Designer-inspired fashions at bargain-basement prices

Many companies do it. But only one company brags about it. This company says it owes its fashion inspiration to such designers as Calvin Klein, Ralph Lauren, Liz Claiborne, Perry Ellis, and others.

The firm, Russ Togs, doesn't want to call its creations ''copies,'' nor does it like the word ''knockoff.'' It prefers terms such as ''designer inspired.''

The happy fact is that women can now buy these ''designer-inspired'' fashions at about one-tenth of the price of the originals. Credit goes to Maxine Forman.

''Everybody does it. I just talk about it,'' says Ms. Forman, who was dressed in an Anne Klein mauve suede dress when interviewed. ''I wear the originals and later give them to our design team to work with. People often say, 'Look at what Maxine is wearing. That's what the company will be doing next season.' ''

''Why should a woman with fashion flair have to suffer because she can't find what she wants in her price range?'' says Ms. Forman, senior vice-president of the Russ Division of Russ Togs.

For fall, Russ has done a mid-calf tartan skirt, inspired by a Perry Ellis design. The skirt is tagged at $34. (The Perry Ellis original sold for $320.) It's teamed with a jabot blouse and double-breasted, hand-knit cardigan, both adaptations of Ellen Tracy creations. The blouse is $32, the cardigan $45.

Naturally, there is a difference in the fabrics. Most fall originals are wool. The Russ versions are apt to be done in wool/polyester blends.

It's not unusual for the company to sell as many as 36,000 skirts in one style. Such stores as Jordan Marsh, Filene's, and Bloomingdale's carry the line.

Do the designers complain?

''We never hear from them. Besides, everybody does it - we just admit it. We have an entirely different market. After all, how many women can afford the originals?'' says Ms. Forman.

One of the new trends in the company's fall collection is in length. ''We've dropped the hemline to mid-calf. We're proving again that you can have both fashion and moderate prices. Women today don't want to, or can't, spend large amounts of money. But they want to look good and fashionable.''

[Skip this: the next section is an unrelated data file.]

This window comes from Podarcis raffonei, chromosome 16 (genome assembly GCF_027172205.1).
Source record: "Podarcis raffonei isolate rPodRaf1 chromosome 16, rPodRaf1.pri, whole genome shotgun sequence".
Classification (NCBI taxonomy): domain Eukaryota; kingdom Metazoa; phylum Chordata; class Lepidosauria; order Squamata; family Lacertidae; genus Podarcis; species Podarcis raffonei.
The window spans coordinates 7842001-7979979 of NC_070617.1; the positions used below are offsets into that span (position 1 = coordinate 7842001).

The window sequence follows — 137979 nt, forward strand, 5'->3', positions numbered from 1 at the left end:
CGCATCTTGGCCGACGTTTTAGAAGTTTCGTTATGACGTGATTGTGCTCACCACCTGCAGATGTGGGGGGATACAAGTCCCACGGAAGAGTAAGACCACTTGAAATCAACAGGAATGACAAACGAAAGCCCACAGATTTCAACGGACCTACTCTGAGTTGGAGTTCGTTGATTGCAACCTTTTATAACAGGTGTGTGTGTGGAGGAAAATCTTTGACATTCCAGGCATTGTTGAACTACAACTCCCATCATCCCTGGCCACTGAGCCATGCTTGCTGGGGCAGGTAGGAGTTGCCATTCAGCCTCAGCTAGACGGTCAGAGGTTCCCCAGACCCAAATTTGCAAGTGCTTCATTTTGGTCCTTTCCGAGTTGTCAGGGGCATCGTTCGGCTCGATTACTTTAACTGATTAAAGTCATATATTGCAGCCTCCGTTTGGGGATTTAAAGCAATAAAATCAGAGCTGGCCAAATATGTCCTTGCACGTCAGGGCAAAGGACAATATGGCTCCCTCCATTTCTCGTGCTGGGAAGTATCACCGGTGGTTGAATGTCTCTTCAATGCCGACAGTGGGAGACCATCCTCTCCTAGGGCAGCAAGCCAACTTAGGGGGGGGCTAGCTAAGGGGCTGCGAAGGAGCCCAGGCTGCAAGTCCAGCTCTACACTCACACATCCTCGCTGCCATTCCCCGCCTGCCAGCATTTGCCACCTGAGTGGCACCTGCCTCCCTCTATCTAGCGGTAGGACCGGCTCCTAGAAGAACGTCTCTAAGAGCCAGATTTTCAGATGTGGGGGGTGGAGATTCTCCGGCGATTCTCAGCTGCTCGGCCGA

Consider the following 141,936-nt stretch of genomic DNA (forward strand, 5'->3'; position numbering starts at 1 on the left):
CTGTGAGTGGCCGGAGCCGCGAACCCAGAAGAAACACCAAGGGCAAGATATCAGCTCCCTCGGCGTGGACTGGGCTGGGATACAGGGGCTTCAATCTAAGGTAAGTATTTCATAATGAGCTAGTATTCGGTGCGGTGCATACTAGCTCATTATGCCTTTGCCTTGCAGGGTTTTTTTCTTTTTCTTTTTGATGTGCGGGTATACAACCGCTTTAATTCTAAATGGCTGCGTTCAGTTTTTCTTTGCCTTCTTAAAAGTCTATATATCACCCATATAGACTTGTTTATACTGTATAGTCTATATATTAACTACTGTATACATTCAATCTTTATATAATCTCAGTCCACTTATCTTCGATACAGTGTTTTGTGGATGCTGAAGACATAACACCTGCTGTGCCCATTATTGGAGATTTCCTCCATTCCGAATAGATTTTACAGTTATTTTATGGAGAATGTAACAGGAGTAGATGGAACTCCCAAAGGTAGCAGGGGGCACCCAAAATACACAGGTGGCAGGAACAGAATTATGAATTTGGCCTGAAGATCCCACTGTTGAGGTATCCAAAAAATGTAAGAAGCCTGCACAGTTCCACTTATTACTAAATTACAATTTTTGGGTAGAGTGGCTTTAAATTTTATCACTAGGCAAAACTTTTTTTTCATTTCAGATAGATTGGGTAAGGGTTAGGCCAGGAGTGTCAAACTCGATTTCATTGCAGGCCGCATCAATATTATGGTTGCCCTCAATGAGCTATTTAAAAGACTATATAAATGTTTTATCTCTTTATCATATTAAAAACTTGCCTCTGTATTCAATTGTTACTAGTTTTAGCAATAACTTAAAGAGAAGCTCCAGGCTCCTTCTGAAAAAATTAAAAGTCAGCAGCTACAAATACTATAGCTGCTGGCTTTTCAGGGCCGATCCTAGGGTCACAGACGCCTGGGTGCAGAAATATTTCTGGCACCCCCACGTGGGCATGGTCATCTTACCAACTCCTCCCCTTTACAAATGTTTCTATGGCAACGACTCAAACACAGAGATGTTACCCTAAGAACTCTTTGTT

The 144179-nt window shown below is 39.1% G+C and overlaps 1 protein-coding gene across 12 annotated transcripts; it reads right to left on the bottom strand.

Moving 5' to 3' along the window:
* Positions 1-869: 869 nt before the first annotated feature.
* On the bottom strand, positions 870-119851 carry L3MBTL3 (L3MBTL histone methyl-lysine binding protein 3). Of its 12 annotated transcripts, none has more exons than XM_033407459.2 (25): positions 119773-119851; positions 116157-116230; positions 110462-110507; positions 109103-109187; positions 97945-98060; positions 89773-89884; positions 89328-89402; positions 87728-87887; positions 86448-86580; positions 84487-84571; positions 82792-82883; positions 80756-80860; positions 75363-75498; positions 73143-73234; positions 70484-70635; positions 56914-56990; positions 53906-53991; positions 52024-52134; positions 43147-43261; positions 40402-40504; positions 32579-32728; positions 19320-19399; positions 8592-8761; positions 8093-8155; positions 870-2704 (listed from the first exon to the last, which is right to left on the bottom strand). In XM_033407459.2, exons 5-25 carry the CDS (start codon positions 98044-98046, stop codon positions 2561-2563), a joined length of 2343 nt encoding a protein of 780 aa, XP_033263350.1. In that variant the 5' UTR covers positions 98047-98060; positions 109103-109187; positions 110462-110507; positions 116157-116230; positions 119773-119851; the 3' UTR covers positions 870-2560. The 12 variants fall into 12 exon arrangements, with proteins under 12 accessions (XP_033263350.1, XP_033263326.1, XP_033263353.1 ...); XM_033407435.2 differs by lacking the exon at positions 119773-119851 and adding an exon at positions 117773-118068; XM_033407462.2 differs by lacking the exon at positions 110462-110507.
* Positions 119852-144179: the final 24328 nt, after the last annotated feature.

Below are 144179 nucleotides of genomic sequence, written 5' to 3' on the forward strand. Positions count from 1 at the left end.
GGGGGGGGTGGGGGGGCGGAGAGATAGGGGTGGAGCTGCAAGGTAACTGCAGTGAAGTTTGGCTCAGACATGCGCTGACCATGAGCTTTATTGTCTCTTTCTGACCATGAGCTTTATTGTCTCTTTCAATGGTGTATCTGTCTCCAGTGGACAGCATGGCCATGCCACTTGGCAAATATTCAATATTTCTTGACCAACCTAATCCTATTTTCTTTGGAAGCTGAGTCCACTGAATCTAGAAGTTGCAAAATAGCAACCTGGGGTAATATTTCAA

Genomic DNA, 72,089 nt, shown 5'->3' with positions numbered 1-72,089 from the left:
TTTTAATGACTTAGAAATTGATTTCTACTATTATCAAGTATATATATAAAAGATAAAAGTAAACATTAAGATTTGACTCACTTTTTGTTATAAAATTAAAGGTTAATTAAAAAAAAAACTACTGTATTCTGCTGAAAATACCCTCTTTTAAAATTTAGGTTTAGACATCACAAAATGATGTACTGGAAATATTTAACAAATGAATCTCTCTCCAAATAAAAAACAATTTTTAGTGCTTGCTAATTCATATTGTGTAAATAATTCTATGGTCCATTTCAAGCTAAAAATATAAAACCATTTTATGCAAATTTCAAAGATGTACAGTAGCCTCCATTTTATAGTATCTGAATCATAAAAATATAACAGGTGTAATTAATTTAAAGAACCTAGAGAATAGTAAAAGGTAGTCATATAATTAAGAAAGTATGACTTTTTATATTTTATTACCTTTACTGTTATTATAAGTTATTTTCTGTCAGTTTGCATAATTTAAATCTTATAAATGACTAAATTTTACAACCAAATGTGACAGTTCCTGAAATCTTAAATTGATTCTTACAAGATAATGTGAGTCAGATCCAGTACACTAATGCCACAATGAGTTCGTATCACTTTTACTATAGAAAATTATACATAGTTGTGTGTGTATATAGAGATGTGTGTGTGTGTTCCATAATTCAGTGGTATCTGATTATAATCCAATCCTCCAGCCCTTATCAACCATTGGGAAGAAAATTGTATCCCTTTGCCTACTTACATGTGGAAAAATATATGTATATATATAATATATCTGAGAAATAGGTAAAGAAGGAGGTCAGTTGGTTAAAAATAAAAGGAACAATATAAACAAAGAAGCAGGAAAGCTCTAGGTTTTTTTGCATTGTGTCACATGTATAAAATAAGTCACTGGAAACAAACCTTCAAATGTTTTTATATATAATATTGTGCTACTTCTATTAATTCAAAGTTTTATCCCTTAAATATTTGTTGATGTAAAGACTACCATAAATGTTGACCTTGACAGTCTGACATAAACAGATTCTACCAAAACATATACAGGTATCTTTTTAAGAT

Ms. Forman suggests the following fashion tips:


* A classically styled suit in a neutral color such as camel, gray, navy, black. One that can be worn with almost any blouse. You'll be able to mix and match the suit with different skirts, jackets, pants, and blouses, to dress it up or down.

* A textured suit, herringbone or tweed, for less formal office or day wear.

* A dressy dress in a solid or a pattern that complements your suit jacket.

* A two-piece dress in a solid color or print. You can mix it with other pieces.

Skirts: Have hemlines hit just below the knee. This length is always in style. (The newer, longer skirts make good wardrobe alternatives.)

Blouses: Be sure your jacket sleeves hit at the wristbone. Allow between three-quarters to one-half inch of your blouse cuff to show.

Dresses: For prints, stay with conservative smaller patterns. These will go best with your jackets. The same applies to solid color dresses. Two-piece dresses can be used to mix and match.

Accessories: Be creative yet conservative. Scarfs done in muted paisleys, stripes, and floral prints team well with many outfits.

As Ms. Forman says, ''A few well-chosen outfits, carefully mixed and complemented by a range of attractive coordinates, will make you look like a million - no matter what your budget.''

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